This year, you are invited to join Flower Hill at the beginning, as part of our Founders’ Campaign. The Founders’ Campaign is an opportunity for stakeholders to contribute to the projects that will open our doors to the public.
Collectively, we are raising $300,000 to support four key areas of development for 2019 and 2020. These founding areas include developing the wildscape, building our education and outreach programming, continuing preservation projects for the home and collection, and ensuring community access for all to the grounds, home, and collection.
Begin with us here by becoming a pioneering donor during our Founders’ Campaign.
As a preservation site, Flower Hill is providing a living lab for university preservation and curation graduate students. A program to engage and involve local farmers, breweries, and homesteads is underway to revitalize Flower Hill’s heritage gardens and share our produce and rich soil with the greater Austin community, including our food deserts. Arts programing for children and adults is in development, and in the future, all offerings will be geared to encompass those whose income more closely resembles that of the Smoots, who were teachers, journalists, librarians, and reverends.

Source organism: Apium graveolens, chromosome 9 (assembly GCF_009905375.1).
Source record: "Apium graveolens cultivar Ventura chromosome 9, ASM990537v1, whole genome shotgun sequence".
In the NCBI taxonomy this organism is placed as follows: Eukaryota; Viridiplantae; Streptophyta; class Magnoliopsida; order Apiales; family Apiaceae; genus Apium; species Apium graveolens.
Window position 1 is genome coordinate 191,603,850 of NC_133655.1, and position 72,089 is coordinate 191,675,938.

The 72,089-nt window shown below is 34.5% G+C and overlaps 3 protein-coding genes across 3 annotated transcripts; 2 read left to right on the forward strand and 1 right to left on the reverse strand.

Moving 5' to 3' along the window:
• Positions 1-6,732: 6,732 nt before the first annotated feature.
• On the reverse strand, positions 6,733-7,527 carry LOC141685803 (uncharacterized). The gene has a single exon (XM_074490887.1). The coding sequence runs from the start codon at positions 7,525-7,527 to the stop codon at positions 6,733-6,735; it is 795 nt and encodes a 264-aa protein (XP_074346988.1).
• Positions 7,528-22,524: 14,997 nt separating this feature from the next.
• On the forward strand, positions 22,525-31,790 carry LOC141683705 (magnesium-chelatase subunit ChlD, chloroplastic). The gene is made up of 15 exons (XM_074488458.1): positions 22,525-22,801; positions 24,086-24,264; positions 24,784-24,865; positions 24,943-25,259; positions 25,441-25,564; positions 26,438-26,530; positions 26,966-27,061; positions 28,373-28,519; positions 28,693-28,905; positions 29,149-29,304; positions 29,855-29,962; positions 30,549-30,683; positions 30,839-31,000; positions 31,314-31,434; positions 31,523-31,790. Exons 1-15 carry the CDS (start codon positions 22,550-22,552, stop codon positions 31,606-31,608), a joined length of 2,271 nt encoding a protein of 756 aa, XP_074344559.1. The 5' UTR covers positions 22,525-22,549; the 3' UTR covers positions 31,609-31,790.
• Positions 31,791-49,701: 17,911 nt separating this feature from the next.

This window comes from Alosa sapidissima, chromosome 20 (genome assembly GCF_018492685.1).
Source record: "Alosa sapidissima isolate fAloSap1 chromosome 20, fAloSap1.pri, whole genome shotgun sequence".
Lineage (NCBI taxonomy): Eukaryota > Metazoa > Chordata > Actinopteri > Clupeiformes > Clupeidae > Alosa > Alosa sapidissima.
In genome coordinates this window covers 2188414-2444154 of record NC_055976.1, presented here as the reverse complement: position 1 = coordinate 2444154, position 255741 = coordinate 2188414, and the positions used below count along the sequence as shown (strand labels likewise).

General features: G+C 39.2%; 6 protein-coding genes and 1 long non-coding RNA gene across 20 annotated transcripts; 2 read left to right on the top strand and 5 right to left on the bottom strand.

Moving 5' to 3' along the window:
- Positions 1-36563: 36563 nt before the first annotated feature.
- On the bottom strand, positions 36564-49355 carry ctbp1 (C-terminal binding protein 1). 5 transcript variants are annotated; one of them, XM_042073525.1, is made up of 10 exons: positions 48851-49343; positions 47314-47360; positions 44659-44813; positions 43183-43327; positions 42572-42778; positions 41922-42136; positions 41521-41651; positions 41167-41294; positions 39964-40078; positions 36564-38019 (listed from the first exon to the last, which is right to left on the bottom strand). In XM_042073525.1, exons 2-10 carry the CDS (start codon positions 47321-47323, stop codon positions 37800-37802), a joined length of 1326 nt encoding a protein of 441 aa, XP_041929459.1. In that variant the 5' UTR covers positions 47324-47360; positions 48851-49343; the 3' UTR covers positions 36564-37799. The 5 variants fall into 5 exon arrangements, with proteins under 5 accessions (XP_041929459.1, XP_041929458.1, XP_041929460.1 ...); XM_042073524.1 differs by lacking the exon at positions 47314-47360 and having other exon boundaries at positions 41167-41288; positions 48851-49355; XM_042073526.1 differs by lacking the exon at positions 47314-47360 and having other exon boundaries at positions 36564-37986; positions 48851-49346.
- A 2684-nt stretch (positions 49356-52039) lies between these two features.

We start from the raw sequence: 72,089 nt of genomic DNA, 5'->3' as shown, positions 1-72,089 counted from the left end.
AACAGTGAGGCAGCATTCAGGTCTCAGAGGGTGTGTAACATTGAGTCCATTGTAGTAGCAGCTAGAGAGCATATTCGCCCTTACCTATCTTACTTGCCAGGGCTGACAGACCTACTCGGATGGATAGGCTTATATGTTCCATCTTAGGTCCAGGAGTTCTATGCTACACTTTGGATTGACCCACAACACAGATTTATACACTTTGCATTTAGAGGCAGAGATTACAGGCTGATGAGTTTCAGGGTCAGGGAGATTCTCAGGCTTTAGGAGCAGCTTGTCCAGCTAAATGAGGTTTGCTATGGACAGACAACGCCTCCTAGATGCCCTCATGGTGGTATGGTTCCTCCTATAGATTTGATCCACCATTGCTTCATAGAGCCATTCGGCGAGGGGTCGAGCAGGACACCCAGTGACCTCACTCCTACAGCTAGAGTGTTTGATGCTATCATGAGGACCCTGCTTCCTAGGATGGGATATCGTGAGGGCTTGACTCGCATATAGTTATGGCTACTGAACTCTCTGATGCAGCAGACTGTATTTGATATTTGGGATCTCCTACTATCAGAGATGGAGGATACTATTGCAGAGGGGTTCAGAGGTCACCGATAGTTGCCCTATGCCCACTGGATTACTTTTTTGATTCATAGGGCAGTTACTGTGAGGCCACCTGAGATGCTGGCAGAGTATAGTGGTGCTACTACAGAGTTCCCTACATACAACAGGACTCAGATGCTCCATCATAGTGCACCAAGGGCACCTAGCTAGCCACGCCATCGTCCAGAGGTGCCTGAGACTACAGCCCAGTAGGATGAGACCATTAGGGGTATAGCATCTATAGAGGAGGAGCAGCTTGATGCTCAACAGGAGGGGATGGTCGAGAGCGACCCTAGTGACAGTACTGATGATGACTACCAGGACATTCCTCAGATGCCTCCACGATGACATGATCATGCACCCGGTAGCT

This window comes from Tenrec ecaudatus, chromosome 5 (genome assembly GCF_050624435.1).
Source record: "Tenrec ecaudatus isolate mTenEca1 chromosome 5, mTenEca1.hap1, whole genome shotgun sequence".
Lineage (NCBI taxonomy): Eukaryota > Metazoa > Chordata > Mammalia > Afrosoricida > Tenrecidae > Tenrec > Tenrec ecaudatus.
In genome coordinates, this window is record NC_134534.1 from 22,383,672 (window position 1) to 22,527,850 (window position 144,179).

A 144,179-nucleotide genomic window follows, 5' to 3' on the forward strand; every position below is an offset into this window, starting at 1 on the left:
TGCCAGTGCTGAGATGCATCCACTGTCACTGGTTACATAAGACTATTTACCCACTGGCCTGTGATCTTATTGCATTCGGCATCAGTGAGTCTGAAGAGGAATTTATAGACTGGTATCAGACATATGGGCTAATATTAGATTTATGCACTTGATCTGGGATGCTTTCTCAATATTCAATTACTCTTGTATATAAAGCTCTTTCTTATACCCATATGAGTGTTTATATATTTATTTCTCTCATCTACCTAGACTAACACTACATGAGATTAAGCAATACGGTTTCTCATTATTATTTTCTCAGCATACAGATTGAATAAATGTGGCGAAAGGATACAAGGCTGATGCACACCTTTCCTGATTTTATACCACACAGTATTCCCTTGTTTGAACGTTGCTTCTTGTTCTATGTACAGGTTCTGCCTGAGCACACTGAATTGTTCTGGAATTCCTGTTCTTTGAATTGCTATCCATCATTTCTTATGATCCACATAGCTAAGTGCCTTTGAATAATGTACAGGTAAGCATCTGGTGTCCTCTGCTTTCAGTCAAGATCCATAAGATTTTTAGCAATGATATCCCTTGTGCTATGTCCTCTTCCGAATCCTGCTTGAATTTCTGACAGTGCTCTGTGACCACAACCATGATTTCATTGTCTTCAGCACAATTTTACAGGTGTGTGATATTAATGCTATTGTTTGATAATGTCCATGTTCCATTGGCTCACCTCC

As Flower Hill’s story is told largely by women, the Foundation aims to empower young women through education and travel scholarships. Your contributions will make these initiatives possible, and together we will provide Austin the same services and opportunities the Smoot family did throughout the nineteenth and twentieth centuries in the twenty-first.
Flower Hill invites you to become a pioneering founding donor today.
It is time to begin.
It is time to preserve one of the last urban homesteads left in Austin; a gorgeous wildscape; a theological and law library; several centuries of eclectic effects and ephemera; the wedding parlor in which O. Henry eloped; and a home which after a century’s worth of additions, modifications, and repairs stands as an architectural testament to the dreams and dedication of three generations worth of working class American civil servants. The Smoots, whose legacy of selflessness and care cultivated the culture of Austin today—a legacy we can assure will last well into the future if we work together now.
Let us begin.